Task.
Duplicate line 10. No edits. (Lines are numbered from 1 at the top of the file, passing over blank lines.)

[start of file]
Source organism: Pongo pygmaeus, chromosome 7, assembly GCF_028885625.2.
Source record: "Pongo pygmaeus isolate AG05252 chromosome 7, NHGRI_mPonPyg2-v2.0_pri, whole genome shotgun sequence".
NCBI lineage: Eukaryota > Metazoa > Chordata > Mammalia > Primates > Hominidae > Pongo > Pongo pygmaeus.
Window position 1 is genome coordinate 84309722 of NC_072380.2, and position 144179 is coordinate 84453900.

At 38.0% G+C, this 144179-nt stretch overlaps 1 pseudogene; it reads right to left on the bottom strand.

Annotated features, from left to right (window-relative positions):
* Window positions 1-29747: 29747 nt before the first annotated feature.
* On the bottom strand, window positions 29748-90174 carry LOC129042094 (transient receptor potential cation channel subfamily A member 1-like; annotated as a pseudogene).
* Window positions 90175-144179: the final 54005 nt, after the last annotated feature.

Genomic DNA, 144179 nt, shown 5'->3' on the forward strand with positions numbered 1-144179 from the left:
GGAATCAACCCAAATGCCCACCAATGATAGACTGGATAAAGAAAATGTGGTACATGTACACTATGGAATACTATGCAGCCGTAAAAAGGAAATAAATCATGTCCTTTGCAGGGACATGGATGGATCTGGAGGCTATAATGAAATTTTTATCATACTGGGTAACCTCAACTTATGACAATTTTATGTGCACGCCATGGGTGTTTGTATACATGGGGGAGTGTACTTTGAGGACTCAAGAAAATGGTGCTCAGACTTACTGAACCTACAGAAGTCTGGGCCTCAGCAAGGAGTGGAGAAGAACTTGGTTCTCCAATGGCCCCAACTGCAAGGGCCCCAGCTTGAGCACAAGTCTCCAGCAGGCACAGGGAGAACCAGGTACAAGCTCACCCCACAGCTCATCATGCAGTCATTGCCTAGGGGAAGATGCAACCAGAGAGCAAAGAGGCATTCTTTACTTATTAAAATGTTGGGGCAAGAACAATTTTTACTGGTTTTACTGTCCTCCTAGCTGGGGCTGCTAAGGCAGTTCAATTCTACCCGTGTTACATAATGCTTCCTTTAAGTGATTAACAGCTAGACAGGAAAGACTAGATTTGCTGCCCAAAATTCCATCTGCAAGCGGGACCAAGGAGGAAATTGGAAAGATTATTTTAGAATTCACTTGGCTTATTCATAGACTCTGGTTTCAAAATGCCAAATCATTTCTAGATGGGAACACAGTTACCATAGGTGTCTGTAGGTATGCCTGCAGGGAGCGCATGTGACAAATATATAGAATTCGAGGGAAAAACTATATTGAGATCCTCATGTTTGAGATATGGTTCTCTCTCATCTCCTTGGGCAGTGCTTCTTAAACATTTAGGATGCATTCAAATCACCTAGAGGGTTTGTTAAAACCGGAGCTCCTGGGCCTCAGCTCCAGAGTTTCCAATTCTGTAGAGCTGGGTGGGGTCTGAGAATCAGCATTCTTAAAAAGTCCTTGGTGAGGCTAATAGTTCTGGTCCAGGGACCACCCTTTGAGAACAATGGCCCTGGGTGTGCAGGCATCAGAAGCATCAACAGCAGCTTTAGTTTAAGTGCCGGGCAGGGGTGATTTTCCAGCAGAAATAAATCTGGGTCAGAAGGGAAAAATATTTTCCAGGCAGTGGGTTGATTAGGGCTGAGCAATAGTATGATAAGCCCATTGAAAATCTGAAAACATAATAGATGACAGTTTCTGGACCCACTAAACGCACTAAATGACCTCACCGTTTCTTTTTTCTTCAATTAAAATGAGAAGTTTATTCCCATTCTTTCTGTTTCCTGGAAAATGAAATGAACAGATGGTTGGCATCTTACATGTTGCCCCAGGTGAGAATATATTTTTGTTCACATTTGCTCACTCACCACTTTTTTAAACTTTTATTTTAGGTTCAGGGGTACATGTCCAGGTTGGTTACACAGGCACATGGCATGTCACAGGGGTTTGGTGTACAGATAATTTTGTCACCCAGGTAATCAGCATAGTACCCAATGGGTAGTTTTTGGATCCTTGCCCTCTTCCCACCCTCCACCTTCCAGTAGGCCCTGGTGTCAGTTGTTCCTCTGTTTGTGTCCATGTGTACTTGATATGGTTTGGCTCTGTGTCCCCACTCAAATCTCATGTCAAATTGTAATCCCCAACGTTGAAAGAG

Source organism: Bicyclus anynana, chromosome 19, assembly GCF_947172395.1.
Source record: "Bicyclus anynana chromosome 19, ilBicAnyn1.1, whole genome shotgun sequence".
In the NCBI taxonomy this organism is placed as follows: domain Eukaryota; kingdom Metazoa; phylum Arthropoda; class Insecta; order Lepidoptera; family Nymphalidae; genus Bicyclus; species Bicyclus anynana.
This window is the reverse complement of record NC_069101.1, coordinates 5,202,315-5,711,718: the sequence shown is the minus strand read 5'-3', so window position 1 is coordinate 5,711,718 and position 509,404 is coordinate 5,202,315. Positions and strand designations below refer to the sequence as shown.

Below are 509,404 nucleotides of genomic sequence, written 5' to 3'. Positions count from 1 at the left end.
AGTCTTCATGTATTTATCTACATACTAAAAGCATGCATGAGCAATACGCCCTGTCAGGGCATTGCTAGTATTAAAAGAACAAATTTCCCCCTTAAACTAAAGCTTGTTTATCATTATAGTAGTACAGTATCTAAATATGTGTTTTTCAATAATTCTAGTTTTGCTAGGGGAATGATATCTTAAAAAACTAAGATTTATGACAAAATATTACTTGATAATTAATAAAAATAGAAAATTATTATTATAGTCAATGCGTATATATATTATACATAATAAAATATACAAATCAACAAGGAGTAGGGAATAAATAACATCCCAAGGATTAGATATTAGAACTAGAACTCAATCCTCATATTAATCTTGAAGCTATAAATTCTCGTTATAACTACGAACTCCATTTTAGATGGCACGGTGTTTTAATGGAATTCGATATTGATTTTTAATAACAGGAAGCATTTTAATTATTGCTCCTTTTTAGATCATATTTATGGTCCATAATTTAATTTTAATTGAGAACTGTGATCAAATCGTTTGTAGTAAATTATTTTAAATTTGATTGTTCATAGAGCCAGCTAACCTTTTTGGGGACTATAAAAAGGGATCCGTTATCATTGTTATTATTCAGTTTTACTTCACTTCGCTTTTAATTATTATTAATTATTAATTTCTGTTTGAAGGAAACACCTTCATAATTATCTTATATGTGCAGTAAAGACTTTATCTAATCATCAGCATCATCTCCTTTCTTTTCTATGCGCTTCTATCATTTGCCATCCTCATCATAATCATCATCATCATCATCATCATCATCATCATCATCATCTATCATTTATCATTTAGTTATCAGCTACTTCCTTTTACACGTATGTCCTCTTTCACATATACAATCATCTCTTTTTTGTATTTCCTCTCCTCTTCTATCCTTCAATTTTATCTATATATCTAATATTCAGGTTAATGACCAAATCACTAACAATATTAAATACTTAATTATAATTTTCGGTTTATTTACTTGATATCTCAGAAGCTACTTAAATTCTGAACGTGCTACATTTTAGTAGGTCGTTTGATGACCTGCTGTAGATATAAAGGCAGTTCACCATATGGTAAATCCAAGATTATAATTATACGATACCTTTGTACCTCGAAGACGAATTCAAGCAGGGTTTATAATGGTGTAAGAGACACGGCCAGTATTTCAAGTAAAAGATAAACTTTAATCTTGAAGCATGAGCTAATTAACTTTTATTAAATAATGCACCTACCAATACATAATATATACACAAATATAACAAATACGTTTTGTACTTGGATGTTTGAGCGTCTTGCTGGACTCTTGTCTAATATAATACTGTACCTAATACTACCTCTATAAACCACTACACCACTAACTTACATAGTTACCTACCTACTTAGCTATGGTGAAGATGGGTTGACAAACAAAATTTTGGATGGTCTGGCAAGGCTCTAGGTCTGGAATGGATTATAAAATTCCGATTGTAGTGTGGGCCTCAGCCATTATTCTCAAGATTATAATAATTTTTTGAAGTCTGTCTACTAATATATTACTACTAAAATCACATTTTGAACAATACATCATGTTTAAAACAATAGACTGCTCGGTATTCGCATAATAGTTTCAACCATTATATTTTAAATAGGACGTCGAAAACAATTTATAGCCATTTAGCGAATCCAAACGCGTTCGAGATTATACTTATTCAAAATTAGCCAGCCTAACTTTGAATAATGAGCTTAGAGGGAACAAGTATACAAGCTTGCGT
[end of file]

Genomic DNA, 144179 nt, shown 5'->3' on the forward strand with positions numbered 1-144179 from the left: